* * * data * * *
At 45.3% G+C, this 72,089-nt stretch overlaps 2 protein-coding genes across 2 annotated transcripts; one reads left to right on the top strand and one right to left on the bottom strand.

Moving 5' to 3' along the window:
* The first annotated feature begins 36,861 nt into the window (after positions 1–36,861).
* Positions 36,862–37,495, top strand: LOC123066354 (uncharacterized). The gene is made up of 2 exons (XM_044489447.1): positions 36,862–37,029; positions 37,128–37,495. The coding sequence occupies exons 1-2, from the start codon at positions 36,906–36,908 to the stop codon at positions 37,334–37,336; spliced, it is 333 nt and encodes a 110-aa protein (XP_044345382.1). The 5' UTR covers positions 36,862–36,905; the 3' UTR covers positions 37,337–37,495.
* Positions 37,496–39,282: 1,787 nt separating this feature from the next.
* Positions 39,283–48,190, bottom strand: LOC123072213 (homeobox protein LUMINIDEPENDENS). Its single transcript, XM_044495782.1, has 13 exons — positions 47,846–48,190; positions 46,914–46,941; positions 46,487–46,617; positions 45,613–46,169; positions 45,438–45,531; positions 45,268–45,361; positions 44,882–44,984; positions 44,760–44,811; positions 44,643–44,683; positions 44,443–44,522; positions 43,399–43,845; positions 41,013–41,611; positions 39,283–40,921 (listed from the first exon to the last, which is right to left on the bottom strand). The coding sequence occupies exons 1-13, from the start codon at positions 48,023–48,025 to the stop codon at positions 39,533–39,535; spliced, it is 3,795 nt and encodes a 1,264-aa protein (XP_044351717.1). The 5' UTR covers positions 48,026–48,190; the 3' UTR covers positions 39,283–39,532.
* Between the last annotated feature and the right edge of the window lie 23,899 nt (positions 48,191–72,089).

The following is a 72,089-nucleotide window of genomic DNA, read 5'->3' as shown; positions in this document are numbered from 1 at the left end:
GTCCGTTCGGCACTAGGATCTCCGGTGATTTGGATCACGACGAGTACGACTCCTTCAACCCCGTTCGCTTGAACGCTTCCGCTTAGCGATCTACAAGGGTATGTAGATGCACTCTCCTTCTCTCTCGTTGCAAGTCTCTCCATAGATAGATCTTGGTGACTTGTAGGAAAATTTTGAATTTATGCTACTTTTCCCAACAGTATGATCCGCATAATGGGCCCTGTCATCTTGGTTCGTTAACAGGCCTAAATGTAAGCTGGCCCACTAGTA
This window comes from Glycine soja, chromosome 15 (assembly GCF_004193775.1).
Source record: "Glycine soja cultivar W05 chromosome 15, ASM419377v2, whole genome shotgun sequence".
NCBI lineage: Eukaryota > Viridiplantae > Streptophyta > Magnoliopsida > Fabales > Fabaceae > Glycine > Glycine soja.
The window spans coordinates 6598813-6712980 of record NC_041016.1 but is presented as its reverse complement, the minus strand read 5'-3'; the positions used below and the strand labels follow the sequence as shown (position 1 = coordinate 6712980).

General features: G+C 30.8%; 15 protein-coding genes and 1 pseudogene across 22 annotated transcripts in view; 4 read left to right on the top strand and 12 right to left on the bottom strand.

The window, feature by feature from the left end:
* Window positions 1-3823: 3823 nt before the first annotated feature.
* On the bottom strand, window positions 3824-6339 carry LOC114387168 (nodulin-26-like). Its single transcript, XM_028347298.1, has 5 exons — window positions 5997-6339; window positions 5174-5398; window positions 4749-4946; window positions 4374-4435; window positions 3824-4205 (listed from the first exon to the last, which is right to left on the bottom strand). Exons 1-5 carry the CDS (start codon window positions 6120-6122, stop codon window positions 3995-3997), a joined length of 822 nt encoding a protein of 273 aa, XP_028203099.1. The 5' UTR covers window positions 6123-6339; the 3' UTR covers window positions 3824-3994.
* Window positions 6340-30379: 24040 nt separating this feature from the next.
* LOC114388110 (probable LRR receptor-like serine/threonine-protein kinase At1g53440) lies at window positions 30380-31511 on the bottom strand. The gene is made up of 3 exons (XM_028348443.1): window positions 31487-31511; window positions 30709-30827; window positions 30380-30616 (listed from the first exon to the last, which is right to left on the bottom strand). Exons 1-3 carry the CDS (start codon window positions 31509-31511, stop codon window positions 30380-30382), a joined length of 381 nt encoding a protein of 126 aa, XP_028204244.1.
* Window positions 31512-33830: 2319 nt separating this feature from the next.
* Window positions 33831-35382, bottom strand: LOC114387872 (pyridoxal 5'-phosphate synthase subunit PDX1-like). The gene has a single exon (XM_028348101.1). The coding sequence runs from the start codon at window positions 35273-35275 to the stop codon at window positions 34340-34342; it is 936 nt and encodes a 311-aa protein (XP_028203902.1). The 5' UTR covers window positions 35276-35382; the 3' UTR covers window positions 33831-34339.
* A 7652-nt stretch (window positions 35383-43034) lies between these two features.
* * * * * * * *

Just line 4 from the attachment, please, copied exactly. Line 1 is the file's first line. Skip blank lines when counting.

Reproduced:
* Positions 36,862–37,495, top strand: LOC123066354 (uncharacterized). The gene is made up of 2 exons (XM_044489447.1): positions 36,862–37,029; positions 37,128–37,495. The coding sequence occupies exons 1-2, from the start codon at positions 36,906–36,908 to the stop codon at positions 37,334–37,336; spliced, it is 333 nt and encodes a 110-aa protein (XP_044345382.1). The 5' UTR covers positions 36,862–36,905; the 3' UTR covers positions 37,337–37,495.